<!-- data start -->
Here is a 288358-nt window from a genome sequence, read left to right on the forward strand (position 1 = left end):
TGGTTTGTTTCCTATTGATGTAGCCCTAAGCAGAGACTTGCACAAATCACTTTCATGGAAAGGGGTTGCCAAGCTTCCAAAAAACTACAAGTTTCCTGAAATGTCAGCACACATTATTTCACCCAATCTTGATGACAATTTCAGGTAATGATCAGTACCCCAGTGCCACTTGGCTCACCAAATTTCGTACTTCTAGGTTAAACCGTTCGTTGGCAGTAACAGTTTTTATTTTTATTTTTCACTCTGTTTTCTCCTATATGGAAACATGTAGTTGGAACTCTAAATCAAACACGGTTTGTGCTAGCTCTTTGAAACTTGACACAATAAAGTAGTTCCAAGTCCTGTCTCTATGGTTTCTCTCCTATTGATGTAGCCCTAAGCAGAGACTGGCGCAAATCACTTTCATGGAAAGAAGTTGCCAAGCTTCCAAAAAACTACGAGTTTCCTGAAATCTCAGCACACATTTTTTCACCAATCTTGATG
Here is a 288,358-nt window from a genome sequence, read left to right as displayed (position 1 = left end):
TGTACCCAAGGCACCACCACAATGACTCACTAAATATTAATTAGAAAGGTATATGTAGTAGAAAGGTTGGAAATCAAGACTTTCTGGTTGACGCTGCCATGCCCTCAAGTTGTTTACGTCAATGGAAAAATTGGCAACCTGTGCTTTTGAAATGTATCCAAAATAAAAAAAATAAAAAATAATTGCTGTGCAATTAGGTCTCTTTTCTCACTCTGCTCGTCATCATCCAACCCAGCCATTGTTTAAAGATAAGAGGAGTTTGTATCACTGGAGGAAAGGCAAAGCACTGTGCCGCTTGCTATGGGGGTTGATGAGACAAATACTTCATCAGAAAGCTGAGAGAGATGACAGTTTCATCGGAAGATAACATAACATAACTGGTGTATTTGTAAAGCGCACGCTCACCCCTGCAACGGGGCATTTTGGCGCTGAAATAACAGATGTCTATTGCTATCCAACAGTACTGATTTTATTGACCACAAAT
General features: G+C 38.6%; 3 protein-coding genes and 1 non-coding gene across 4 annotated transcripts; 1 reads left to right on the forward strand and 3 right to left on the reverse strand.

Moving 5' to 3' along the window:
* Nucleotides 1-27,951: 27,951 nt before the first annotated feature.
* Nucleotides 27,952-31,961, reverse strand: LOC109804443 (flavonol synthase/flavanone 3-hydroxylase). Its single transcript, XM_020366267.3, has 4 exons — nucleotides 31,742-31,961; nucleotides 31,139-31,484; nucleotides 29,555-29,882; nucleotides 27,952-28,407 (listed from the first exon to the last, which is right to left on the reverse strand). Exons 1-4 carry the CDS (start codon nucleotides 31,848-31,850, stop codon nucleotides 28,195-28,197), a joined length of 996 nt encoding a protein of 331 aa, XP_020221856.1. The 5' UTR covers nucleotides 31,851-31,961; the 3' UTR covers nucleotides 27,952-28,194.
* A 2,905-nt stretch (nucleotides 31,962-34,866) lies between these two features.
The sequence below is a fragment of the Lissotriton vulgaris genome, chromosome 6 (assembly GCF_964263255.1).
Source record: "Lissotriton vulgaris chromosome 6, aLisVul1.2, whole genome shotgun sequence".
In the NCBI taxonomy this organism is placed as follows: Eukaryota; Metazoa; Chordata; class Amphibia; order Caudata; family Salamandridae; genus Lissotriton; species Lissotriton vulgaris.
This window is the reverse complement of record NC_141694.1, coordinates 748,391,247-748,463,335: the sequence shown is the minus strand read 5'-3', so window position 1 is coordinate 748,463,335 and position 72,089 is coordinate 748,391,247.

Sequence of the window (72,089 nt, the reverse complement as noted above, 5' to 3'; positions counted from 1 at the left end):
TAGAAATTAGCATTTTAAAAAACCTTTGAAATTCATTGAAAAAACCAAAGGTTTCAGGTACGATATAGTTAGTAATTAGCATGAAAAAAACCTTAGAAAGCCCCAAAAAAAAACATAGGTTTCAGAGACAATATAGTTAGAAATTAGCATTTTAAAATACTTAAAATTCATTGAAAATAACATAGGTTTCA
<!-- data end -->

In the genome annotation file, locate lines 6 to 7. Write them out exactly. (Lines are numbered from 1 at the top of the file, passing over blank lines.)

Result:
Moving 5' to 3' along the window:
* Nucleotides 1-27,951: 27,951 nt before the first annotated feature.